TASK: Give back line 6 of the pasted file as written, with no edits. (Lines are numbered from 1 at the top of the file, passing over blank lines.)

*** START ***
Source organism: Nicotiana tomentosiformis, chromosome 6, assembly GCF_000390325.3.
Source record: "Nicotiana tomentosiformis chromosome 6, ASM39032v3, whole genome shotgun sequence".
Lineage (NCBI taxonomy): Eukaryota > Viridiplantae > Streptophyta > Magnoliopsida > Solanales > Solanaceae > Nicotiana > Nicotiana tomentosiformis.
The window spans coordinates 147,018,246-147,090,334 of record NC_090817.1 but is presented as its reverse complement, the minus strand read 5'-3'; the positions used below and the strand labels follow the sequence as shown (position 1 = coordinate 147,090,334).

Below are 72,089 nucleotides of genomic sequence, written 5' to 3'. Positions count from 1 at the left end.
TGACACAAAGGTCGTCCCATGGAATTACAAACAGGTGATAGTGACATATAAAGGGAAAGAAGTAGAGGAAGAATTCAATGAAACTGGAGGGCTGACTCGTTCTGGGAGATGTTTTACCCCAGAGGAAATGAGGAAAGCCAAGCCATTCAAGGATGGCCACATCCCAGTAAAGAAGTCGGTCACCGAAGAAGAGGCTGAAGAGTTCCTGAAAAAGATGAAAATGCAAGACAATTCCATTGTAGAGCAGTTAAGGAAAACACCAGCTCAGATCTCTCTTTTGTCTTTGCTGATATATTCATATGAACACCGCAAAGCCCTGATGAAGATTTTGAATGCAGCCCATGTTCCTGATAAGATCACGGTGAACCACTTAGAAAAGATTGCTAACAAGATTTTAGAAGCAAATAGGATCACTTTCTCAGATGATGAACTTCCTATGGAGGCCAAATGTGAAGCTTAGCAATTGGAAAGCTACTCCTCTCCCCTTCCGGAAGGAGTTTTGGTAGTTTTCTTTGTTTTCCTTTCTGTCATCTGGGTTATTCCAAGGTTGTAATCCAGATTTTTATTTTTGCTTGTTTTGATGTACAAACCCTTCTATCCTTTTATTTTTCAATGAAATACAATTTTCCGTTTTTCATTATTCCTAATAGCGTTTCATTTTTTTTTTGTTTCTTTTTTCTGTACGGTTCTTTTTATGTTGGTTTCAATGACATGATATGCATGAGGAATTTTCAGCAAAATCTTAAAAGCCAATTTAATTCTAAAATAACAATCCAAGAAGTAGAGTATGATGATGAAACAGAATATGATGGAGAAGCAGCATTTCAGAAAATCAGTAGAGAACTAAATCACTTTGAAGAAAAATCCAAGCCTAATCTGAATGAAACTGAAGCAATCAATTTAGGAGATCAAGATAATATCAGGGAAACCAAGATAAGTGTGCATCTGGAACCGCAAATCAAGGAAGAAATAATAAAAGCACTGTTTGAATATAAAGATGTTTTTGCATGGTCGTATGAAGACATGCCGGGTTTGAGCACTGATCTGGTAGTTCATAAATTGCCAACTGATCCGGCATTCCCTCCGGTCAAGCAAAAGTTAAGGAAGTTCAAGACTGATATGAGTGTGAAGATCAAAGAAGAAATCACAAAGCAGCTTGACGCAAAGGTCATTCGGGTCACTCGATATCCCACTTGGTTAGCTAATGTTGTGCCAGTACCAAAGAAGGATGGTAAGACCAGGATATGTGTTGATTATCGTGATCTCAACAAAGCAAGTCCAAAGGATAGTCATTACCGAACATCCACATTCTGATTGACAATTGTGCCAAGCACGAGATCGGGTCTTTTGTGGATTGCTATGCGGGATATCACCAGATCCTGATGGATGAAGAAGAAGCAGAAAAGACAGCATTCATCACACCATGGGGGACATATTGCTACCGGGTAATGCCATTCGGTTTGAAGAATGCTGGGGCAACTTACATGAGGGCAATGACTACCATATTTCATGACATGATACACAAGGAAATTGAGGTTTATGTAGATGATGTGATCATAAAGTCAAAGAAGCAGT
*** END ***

TGACACAAAGGTCGTCCCATGGAATTACAAACAGGTGATAGTGACATATAAAGGGAAAGAAGTAGAGGAAGAATTCAATGAAACTGGAGGGCTGACTCGTTCTGGGAGATGTTTTACCCCAGAGGAAATGAGGAAAGCCAAGCCATTCAAGGATGGCCACATCCCAGTAAAGAAGTCGGTCACCGAAGAAGAGGCTGAAGAGTTCCTGAAAAAGATGAAAATGCAAGACAATTCCATTGTAGAGCAGTTAAGGAAAACACCAGCTCAGATCTCTCTTTTGTCTTTGCTGATATATTCATATGAACACCGCAAAGCCCTGATGAAGATTTTGAATGCAGCCCATGTTCCTGATAAGATCACGGTGAACCACTTAGAAAAGATTGCTAACAAGATTTTAGAAGCAAATAGGATCACTTTCTCAGATGATGAACTTCCTATGGAGGCCAAATGTGAAGCTTAGCAATTGGAAAGCTACTCCTCTCCCCTTCCGGAAGGAGTTTTGGTAGTTTTCTTTGTTTTCCTTTCTGTCATCTGGGTTATTCCAAGGTTGTAATCCAGATTTTTATTTTTGCTTGTTTTGATGTACAAACCCTTCTATCCTTTTATTTTTCAATGAAATACAATTTTCCGTTTTTCATTATTCCTAATAGCGTTTCATTTTTTTTTTGTTTCTTTTTTCTGTACGGTTCTTTTTATGTTGGTTTCAATGACATGATATGCATGAGGAATTTTCAGCAAAATCTTAAAAGCCAATTTAATTCTAAAATAACAATCCAAGAAGTAGAGTATGATGATGAAACAGAATATGATGGAGAAGCAGCATTTCAGAAAATCAGTAGAGAACTAAATCACTTTGAAGAAAAATCCAAGCCTAATCTGAATGAAACTGAAGCAATCAATTTAGGAGATCAAGATAATATCAGGGAAACCAAGATAAGTGTGCATCTGGAACCGCAAATCAAGGAAGAAATAATAAAAGCACTGTTTGAATATAAAGATGTTTTTGCATGGTCGTATGAAGACATGCCGGGTTTGAGCACTGATCTGGTAGTTCATAAATTGCCAACTGATCCGGCATTCCCTCCGGTCAAGCAAAAGTTAAGGAAGTTCAAGACTGATATGAGTGTGAAGATCAAAGAAGAAATCACAAAGCAGCTTGACGCAAAGGTCATTCGGGTCACTCGATATCCCACTTGGTTAGCTAATGTTGTGCCAGTACCAAAGAAGGATGGTAAGACCAGGATATGTGTTGATTATCGTGATCTCAACAAAGCAAGTCCAAAGGATAGTCATTACCGAACATCCACATTCTGATTGACAATTGTGCCAAGCACGAGATCGGGTCTTTTGTGGATTGCTATGCGGGATATCACCAGATCCTGATGGATGAAGAAGAAGCAGAAAAGACAGCATTCATCACACCATGGGGGACATATTGCTACCGGGTAATGCCATTCGGTTTGAAGAATGCTGGGGCAACTTACATGAGGGCAATGACTACCATATTTCATGACATGATACACAAGGAAATTGAGGTTTATGTAGATGATGTGATCATAAAGTCAAAGAAGCAGT